Types of Resistors
Resistors are the most common and widely used components in electronic circuits, devices, and equipment. Due to widespread use, there is a wide range of resistors with different characteristics. Although most resistors work in various applications, it is always recommended to obtain the right type of resistor based on the specific requirement to achieve maximum performance. But first, we must know about the different resistors and their significant characteristics.
In this article, we are discussing the different types of resistors. Before discussing various resistor types, let us first go through a resistor's definition and the circuit symbols used to represent it.
What is a Resistor?
A resistor refers to a device or a component designed primarily to obstruct the electric current flow. It is known as the passive two-terminal device that helps regulate current-flow. A resistor typically has a particular amount of resistance through which it opposes or limits the electric current passing across it.
According to the laws of resistance, the resistance (R) of any resistor directly depends on its resistivity (ρ), length (l), and cross-sectional area (a), i.e.
In electronic circuits, resistors are also utilized for various other requirements, such as adjusting signal levels, reducing current flow, active bias elements, terminating transmission lines, dividing voltages, etc. Otis Frank Boykin first introduced a resistor in 1959. Glass, mica, wood, rubber, etc., are some examples of resistant materials.
Note: Resistance is one of the critical factors used in electrical and electronic circuits. Resistance is the property of materials to resist the flow of electricity, and Ohm's Law governs it. The unit of resistance is OHM (Ω), where 1Ω = 1V/1A.
Symbols of Resistor
There are mainly two different circuit symbols of resistors. One of both symbols is the oldest circuit symbol used for resistors and is mostly used in North America. This particular symbol consists of a zigzag line that indicates the wire used in resistors. The other symbol consists of a small rectangular shape instead of a jagged line. This second resistor circuit symbol is often called the international circuit symbol of a resistor and is used widely in Asia and Europe.
Types of Resistors
There are many different types of resistors used in various electronic components. Each one has its characteristics, applications, and specific advantages. Various resistors vary in their construction, sizes, shapes, power dissipation capability, and tolerance levels to different parameters. However, the most common types of resistors are broadly divided into the following two categories:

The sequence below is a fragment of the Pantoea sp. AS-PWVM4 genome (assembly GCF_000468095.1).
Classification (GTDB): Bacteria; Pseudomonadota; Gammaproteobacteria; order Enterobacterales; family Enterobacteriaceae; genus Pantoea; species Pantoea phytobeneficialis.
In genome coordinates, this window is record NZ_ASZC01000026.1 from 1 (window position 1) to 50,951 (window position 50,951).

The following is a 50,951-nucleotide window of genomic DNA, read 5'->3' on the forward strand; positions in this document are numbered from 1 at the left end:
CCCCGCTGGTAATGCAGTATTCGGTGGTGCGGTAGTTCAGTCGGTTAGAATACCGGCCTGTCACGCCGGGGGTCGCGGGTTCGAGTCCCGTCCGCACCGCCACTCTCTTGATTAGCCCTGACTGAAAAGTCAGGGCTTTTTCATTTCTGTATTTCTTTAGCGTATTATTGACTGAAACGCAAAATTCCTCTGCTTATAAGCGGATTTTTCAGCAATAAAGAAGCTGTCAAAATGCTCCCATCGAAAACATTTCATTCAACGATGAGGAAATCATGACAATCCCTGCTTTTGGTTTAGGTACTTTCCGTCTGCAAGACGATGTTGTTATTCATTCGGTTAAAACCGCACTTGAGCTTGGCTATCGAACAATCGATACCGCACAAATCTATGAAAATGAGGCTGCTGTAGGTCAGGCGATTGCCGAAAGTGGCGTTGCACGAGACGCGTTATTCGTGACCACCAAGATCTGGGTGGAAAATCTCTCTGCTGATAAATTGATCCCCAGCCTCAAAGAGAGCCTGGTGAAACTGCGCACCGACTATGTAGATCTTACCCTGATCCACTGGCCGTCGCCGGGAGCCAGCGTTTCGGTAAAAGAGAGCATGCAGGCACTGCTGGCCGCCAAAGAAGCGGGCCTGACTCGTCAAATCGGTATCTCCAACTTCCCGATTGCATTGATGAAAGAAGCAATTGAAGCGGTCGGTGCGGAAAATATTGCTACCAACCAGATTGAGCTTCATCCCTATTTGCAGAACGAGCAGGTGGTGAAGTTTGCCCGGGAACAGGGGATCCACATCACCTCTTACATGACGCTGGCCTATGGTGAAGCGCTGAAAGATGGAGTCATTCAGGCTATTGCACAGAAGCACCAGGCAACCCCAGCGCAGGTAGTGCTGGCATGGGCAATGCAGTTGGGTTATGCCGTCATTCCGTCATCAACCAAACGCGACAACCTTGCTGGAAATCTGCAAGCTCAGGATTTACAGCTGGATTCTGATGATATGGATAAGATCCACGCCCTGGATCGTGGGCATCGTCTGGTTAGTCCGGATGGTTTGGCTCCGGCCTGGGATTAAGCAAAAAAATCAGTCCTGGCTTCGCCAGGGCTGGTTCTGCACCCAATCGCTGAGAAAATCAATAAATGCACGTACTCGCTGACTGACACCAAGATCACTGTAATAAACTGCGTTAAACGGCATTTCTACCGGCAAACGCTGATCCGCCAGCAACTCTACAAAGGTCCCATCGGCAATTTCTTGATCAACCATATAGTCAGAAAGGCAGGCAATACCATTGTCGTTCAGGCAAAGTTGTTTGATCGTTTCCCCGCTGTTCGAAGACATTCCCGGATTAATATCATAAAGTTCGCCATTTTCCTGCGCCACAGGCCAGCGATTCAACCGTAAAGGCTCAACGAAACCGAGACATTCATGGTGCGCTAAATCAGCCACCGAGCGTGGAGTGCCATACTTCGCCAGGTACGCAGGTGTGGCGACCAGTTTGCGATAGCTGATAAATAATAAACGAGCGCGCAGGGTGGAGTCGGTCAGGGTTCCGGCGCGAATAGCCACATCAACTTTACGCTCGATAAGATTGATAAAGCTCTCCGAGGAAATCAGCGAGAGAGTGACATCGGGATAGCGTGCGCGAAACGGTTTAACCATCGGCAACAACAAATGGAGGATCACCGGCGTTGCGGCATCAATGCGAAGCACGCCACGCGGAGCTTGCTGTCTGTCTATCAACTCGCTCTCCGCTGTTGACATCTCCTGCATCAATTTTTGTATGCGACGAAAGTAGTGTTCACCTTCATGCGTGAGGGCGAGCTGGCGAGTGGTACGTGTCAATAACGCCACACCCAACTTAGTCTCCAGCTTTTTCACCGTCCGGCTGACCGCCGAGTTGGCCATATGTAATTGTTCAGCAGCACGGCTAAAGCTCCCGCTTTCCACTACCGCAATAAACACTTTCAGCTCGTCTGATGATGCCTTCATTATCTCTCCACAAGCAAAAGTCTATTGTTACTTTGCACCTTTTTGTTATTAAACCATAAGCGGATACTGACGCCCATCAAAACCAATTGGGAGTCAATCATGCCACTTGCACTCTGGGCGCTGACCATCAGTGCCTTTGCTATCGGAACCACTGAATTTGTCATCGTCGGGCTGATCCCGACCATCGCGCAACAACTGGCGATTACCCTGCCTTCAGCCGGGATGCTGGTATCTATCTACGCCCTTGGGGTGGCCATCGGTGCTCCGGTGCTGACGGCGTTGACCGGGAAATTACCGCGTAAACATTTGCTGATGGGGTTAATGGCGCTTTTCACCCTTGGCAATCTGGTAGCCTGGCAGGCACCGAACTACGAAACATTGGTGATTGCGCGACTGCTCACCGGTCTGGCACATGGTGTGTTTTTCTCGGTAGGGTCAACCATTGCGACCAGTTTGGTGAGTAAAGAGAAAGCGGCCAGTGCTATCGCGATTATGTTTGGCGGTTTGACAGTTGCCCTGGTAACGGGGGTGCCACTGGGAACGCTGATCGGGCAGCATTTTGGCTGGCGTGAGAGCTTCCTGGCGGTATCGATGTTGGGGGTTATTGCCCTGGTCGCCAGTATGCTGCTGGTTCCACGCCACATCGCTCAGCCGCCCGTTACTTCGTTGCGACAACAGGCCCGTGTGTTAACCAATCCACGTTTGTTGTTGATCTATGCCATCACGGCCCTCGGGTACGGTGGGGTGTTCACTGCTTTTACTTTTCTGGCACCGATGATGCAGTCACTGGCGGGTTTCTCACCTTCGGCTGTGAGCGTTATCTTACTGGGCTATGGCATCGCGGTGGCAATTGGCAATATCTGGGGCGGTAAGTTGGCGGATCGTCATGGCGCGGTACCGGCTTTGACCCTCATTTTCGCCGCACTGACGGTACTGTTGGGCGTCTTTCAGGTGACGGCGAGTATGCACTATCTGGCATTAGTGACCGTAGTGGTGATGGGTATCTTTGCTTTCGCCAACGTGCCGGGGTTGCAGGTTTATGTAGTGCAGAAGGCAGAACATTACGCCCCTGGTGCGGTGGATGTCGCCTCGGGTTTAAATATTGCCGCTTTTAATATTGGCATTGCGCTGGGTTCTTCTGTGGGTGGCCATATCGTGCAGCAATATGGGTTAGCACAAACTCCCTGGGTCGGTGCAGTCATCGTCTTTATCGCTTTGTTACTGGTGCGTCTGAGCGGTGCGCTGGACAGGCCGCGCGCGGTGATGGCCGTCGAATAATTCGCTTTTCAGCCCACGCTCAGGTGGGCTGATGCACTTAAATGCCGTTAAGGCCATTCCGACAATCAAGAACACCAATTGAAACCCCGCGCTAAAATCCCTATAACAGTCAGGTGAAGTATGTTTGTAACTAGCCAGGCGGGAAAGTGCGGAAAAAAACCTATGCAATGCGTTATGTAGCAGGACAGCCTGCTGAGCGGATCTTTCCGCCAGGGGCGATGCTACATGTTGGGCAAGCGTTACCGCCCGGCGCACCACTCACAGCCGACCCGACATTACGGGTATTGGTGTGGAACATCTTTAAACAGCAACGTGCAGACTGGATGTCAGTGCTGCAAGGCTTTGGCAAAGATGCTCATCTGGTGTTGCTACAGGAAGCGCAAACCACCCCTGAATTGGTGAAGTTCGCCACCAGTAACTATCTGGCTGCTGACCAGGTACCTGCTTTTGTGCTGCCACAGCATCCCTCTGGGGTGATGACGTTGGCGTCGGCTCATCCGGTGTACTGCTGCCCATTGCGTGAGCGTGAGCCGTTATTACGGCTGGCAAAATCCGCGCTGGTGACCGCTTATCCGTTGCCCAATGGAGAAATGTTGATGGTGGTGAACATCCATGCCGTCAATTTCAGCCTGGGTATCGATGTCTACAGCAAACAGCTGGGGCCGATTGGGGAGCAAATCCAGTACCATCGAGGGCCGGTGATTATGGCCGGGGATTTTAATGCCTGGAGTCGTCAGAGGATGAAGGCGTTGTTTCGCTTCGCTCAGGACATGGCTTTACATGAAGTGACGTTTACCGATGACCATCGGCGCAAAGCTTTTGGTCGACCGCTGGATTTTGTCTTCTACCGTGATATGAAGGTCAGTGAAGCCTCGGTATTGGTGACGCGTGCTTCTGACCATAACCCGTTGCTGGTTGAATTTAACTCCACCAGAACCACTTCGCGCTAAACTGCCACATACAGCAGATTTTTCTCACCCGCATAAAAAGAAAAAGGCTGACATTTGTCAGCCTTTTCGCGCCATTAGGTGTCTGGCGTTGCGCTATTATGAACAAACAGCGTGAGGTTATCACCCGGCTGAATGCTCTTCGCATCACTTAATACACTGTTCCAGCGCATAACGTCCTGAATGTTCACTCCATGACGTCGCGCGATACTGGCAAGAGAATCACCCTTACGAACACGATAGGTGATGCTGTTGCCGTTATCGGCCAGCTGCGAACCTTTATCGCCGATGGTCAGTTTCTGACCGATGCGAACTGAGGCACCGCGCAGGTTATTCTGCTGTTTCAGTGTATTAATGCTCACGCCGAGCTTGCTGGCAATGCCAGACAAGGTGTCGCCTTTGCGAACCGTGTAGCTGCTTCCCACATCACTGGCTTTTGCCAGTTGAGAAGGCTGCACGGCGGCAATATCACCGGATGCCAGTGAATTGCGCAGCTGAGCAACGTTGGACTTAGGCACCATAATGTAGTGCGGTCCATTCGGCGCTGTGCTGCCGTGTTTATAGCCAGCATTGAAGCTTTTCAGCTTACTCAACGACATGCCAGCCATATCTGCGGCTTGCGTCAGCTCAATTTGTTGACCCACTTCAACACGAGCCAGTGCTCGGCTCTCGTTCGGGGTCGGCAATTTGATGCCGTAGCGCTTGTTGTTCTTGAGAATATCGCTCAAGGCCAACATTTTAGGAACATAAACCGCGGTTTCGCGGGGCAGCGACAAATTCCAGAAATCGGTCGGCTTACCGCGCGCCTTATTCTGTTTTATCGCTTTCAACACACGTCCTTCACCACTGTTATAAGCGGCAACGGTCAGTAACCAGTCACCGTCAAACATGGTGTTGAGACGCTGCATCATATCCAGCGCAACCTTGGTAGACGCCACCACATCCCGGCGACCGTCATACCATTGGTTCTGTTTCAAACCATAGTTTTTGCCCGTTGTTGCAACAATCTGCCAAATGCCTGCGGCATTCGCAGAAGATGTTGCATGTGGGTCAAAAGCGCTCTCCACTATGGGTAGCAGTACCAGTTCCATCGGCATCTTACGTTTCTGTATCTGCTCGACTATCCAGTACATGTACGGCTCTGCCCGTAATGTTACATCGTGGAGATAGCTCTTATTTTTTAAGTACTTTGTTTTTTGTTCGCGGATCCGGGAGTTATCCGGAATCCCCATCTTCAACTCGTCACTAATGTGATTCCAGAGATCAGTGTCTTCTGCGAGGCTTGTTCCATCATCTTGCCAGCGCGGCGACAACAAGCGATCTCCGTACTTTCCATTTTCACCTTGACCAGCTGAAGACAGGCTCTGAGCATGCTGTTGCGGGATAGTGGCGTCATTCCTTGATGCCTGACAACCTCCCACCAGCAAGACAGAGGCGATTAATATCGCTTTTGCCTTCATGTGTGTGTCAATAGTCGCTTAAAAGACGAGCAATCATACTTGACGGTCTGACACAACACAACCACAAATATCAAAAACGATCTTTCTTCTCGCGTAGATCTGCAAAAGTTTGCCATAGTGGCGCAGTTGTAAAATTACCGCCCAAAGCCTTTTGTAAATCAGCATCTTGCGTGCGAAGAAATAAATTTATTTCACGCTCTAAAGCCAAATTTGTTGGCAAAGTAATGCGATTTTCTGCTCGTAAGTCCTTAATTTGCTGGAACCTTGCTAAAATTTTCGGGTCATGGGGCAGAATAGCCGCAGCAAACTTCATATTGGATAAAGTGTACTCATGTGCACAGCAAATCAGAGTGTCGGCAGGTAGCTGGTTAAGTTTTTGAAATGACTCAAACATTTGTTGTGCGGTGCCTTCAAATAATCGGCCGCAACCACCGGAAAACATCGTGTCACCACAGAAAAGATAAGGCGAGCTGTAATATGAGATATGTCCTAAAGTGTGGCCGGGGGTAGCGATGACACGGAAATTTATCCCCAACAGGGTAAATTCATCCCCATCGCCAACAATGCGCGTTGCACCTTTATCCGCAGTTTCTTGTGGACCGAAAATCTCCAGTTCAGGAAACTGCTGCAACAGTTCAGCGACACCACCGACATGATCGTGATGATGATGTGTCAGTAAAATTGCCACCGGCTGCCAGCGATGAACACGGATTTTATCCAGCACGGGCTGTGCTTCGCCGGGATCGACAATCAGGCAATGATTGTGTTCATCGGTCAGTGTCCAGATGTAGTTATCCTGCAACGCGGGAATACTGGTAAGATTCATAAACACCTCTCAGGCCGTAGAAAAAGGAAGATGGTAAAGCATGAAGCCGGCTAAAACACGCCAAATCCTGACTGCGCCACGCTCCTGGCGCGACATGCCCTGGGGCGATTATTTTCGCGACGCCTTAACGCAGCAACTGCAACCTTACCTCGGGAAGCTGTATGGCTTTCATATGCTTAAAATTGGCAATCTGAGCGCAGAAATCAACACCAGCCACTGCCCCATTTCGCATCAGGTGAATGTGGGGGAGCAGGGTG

Let us understand each type in details:
1. Linear Resistors
Linear resistors are the type of resistors in which the value fluctuates based on the applied temperatures and voltages. Most of the resistors are linear, and they produce voltage drops when an electric current flows across them. On the other side, linear resistors are also defined as resistors in which the current value is directly proportional to the voltage applied across them.
Linear resistors are further sub-divided into the following two types:
A) Fixed Resistors
Fixed resistors are the most common type of resistors. These resistors are mainly used in electronic circuits to configure the right conditions within the circuits. One of the main characteristics of fixed resistors is that their value is fixed (constant resistance value) and cannot be changed. The values in fixed resistors are determined in the designing phase of their circuits. A wide range of resistor materials is used for manufacturing fixed resistors. Moreover, resistors' material decides the resistor properties such as tolerance, cost, noise, use, etc.
Fixed resistors are mainly classified into the following four types:
(i) Thin Film Resistor
Thin resistors are composed using a high grid ceramic rod and resistive materials. A thin layer of resistive material is coated onto the insulating substrate, such as an insulating rod, tube, or plate made up of a high ceramic substance or a glass. The resistive element for thin-film resistors is about 1000 angstroms. These resistors are best known for the better temperature coefficients, low parasitic inductance, lower capacitance, and low noise. Thin-film resistors are mostly used for microwave active/passive power elements, including power resistors, power terminations, and power attenuators. Furthermore, these resistors are suitable for applications requiring higher accuracy and stability.
Thin Film Resistor has the following types:
(ii) Thick Film Resistor
The manufacturing process of thick film resistors is almost the same as the thin film resistors. The only noticeable difference is that there is a thick film or a layer in thick film resistors instead of a thin film used in thin-film resistors. The film used in these resistors is thousands of thicker than thin film. Furthermore, the thick film resistors are composed using a mixture of ceramics and powdered glass. These resistors have better tolerance levels (nearly 1-2 %) and temperature coefficient (lies between -200 to -25 and +200 to +250). Like thin film resistors, thick film resistors are also available at low cost.
Thick Film Resistor has the following types:
(iii) Carbon Composition Resistor
Carbon composition resistors are composed using a mixture of carbon granules and binder elements. The arrangement is structured in a shape of a small rod. But these resistors are comparatively large compared to the other resistors. Besides, the carbon composition resistors suffer from a large negative temperature coefficient. When the current flows across these resistors, they produce relatively more noise than the other resistors. In particular, carbon composition resistors are an older type of resistors that were very common before the manufacture of today's standard resistors.